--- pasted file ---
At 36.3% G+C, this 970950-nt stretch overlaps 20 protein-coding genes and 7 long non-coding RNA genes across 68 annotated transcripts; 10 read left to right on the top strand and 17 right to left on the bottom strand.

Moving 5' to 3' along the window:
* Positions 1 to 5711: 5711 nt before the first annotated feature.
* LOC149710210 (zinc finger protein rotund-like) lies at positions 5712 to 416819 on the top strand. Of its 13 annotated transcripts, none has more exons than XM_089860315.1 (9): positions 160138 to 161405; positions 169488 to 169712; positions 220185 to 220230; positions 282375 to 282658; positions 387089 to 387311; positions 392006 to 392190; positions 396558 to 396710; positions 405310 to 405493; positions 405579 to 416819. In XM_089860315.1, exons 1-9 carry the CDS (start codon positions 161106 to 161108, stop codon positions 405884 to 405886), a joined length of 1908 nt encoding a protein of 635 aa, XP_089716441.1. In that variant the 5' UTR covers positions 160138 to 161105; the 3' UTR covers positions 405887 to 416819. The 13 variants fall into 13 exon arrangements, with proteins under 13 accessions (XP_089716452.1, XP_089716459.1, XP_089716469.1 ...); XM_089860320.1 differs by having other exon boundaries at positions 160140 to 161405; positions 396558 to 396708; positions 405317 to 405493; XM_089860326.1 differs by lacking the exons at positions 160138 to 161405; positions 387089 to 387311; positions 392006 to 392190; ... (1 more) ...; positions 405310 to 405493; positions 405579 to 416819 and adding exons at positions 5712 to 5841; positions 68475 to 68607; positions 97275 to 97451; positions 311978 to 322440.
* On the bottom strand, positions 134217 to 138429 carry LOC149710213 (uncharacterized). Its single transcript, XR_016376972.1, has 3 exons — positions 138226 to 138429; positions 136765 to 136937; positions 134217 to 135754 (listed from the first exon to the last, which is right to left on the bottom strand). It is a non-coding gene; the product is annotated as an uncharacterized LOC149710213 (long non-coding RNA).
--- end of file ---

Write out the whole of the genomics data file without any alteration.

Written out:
At 36.3% G+C, this 970950-nt stretch overlaps 20 protein-coding genes and 7 long non-coding RNA genes across 68 annotated transcripts; 10 read left to right on the top strand and 17 right to left on the bottom strand.

Moving 5' to 3' along the window:
* Positions 1 to 5711: 5711 nt before the first annotated feature.
* LOC149710210 (zinc finger protein rotund-like) lies at positions 5712 to 416819 on the top strand. Of its 13 annotated transcripts, none has more exons than XM_089860315.1 (9): positions 160138 to 161405; positions 169488 to 169712; positions 220185 to 220230; positions 282375 to 282658; positions 387089 to 387311; positions 392006 to 392190; positions 396558 to 396710; positions 405310 to 405493; positions 405579 to 416819. In XM_089860315.1, exons 1-9 carry the CDS (start codon positions 161106 to 161108, stop codon positions 405884 to 405886), a joined length of 1908 nt encoding a protein of 635 aa, XP_089716441.1. In that variant the 5' UTR covers positions 160138 to 161105; the 3' UTR covers positions 405887 to 416819. The 13 variants fall into 13 exon arrangements, with proteins under 13 accessions (XP_089716452.1, XP_089716459.1, XP_089716469.1 ...); XM_089860320.1 differs by having other exon boundaries at positions 160140 to 161405; positions 396558 to 396708; positions 405317 to 405493; XM_089860326.1 differs by lacking the exons at positions 160138 to 161405; positions 387089 to 387311; positions 392006 to 392190; ... (1 more) ...; positions 405310 to 405493; positions 405579 to 416819 and adding exons at positions 5712 to 5841; positions 68475 to 68607; positions 97275 to 97451; positions 311978 to 322440.
* On the bottom strand, positions 134217 to 138429 carry LOC149710213 (uncharacterized). Its single transcript, XR_016376972.1, has 3 exons — positions 138226 to 138429; positions 136765 to 136937; positions 134217 to 135754 (listed from the first exon to the last, which is right to left on the bottom strand). It is a non-coding gene; the product is annotated as an uncharacterized LOC149710213 (long non-coding RNA).